“You don’t have a pantomime cow with two men inside?”

“Yeah, yeah. Of course. There’s actors inside the cow. Of course.”

“You have,” I told him, “done very well over there. How long have you been in New York now? Two years?”

“Just over. It’s tough. Health insurance and all that stuff. No-one gives a shit what you’ve done in the UK; you have to start at the bottom.”

“Certainly if you are the cow,” I said. “But you landed on your feet off-Broadway, playing Chico in the ‘lost’ Marx Brothers revue I’ll Say She Is.”

Top Marx (L-R) Seth Sheldon, Matt Roper, Noah Diamond.

“Yes,” Matt agreed. “The New Yorker said: Matt Roper catches Chico Marx’s unearned belligerence.”

“A Brit pretending to be an Italian-American…” I said.

“Well,” Matt reminded me, “of course, he wasn’t. He was a Jewish guy from the Upper East Side in New York. As a kid, because there were lots of Italian gangs and he was Jewish, he pretended to be Italian to protect himself from getting beaten up.”

“And then,” I said, “you went into that early American play.”

“We just closed it last month,” said Matt. “Androboros: Villain of the State. The earliest-known play published in what is now the US. Based on an investment scandal that happened in the 1700s in the British colony of New York.”

“And you were…”

Matt as Androboros: Villain of the State

“Androboros.”

“What was the appeal to a 2017 audience?”

“They put it on because there were many parallels between Androboros and Trump.”

“So you are surviving,” I said.

Yes,” said Matt. “And I write a column each week for Gorilla Art House, it’s a subsidiary of Lush UK, the ethical cosmetics company. And I have a voice-over agent here in New York.”

“And a residency at The Slipper Room,” I said. “What is the Slipper Room?”

“It’s a burlesque house. They market it as ‘a house of varieties’ – It’s like a new vaudeville.”

“Is it the whole caboodle?” I asked. “Singers, dancers, comedy…”

“And we have sideshows and a little bit of magic and it’s all rigged-up so we can have aerial acts.”

“What does ‘sideshow’ mean in this context?” I asked.

Wondrous Wilfredo performs at The Slipper Room

“People who stick piercings through their eyes and stuff like that. Stuff that makes your stomach turn.”

“And you…?” I asked.

“I open the show sometimes as my character Wilfredo… Wilfredo is more-or-less confined to the Slipper Room, which pleases me.”

“Are you ever ‘Matt Roper’ in the Slipper Room?”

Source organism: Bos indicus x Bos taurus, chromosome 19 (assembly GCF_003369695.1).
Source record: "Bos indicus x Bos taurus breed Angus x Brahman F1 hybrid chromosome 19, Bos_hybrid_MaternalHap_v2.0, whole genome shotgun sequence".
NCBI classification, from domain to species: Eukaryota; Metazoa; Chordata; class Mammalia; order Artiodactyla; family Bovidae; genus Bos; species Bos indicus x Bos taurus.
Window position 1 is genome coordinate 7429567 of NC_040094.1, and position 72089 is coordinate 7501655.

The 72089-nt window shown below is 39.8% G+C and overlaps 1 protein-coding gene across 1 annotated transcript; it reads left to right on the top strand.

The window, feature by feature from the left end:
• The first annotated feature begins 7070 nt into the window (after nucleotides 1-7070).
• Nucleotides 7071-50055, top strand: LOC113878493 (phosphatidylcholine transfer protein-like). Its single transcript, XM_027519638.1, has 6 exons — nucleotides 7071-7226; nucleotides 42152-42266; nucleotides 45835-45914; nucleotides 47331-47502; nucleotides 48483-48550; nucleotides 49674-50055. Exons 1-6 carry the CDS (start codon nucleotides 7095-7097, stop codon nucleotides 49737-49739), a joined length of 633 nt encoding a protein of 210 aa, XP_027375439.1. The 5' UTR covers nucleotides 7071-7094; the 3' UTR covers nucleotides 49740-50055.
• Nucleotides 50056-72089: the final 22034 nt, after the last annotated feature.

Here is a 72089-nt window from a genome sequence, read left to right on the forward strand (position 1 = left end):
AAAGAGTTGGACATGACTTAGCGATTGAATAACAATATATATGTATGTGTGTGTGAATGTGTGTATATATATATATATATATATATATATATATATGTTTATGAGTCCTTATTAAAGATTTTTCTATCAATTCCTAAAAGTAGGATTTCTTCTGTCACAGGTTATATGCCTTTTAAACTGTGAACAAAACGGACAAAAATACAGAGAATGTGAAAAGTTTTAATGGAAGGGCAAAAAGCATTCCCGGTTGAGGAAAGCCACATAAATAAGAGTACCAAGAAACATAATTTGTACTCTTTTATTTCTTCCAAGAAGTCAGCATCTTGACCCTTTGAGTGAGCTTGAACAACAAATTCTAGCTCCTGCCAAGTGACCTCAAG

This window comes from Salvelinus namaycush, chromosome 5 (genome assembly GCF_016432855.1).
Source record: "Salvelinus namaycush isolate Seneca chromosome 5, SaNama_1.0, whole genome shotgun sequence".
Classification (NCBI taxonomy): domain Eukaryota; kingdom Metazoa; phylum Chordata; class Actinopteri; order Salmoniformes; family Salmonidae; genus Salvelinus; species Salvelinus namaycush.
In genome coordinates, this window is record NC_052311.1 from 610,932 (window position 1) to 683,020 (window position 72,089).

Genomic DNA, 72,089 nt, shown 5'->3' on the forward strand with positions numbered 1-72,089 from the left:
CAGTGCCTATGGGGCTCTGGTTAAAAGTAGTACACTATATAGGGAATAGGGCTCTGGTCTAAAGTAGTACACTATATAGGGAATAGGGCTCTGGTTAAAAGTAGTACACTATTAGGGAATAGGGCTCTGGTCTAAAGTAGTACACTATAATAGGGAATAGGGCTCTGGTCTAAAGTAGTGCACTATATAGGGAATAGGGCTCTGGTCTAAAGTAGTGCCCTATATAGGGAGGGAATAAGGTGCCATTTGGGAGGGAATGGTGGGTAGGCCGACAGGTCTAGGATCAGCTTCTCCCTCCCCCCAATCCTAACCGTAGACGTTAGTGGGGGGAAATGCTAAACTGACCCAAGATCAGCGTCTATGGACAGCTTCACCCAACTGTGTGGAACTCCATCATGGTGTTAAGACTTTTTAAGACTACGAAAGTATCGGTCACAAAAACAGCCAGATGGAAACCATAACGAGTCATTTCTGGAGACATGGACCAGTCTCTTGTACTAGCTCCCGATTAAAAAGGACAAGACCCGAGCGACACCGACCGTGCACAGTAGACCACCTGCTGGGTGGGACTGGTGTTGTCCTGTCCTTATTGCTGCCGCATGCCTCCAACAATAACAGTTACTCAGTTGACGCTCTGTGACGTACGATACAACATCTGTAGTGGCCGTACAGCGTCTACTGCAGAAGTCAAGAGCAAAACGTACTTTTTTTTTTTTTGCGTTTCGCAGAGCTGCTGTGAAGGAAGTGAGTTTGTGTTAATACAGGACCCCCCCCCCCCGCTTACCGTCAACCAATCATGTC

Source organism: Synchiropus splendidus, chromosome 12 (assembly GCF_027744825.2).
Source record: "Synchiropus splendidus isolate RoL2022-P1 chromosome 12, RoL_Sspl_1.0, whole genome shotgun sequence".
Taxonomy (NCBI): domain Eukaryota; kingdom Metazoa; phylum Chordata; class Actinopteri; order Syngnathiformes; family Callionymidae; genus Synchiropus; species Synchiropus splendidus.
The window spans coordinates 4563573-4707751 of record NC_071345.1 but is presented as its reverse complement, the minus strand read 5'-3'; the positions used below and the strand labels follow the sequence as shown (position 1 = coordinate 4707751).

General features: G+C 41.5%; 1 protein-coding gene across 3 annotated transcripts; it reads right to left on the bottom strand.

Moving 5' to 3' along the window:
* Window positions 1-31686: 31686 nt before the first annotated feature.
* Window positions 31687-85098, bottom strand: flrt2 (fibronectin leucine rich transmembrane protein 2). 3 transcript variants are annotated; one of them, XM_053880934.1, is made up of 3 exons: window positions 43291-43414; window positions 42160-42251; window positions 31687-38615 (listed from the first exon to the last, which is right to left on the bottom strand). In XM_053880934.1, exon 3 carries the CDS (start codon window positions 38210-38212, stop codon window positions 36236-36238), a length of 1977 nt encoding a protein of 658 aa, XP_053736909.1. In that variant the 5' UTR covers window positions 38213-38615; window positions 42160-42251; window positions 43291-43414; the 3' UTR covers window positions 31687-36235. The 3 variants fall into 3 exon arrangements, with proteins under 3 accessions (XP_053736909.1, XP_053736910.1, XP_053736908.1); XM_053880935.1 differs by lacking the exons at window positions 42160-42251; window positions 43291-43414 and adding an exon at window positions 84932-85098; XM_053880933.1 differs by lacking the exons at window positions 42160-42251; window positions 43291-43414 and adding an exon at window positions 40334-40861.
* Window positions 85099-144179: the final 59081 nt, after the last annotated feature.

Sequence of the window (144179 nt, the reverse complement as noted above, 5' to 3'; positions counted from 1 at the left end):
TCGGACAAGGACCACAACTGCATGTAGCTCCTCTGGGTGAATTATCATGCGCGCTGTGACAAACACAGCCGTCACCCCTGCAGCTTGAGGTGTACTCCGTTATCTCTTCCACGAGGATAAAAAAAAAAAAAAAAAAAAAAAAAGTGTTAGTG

“Yeah. We have in-house shows and some out-of-house guest shows who hire the theatre and I’ve done comedy sketches and stuff like that.”

“There is a man in a gimp mask on your Facebook page…”

Matt Roper (left) and Peaches, who lives underneath the stage

“That’s Peaches, the Slipper Room gimp.”

“The Slipper Room has a resident gimp?”

“He lives underneath the stage and, now-and-then, comes out and performs.”

“Nothing surprises me,” I said.

Jack and The Beanstalk opens at the Abrons Arts Center in New York on Sunday. Previews started yesterday.

“Break a leg on Sunday,” I said to Matt, when we had finished chatting.

“Don’t say that,” he told me. “On the opening night of the Marx Brothers musical, the guy playing the dowager’s butler actually broke his leg. So no broken legs. Especially with the cost of healthcare in this country.”

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Paul Boyd: from Molly Wobbly’s Tit Factory to the bloody Tower of London

Paul Boyd at the Tower of London yesterday

Paul Boyd, ready to audition, at the Tower of London yesterday

My chum comedienne Janey Godley’s weekly podcast has a new signature tune from today, written by the wildly prolific Paul Boyd.

“It’s the same tune,” he told me yesterday at the Tower of London, “I just brushed it up a bit, because I thought: They’ve had it for five years now. I didn’t want to have an outcry from all her fans if I changed it too much.”

“Probably wise,” I said. “There’s an awful lot of them and anyone connected to Janey is possibly dangerous.”

On Monday, I had not been able to go to the launch party for Paul’s latest music album One Night Stand.

“It is,” Paul told me, “subtitled The Best of Paul Boyd, Volume 1 – I made them put Volume 1 in case anyone thought I had died.”

The launch party had included performances by some of the artists.

“It was really strange,” Paul told me, “to hear my songs sung out of context and not within the confines of a show. This is my 7th album but all of the previous ones have been cast recordings.”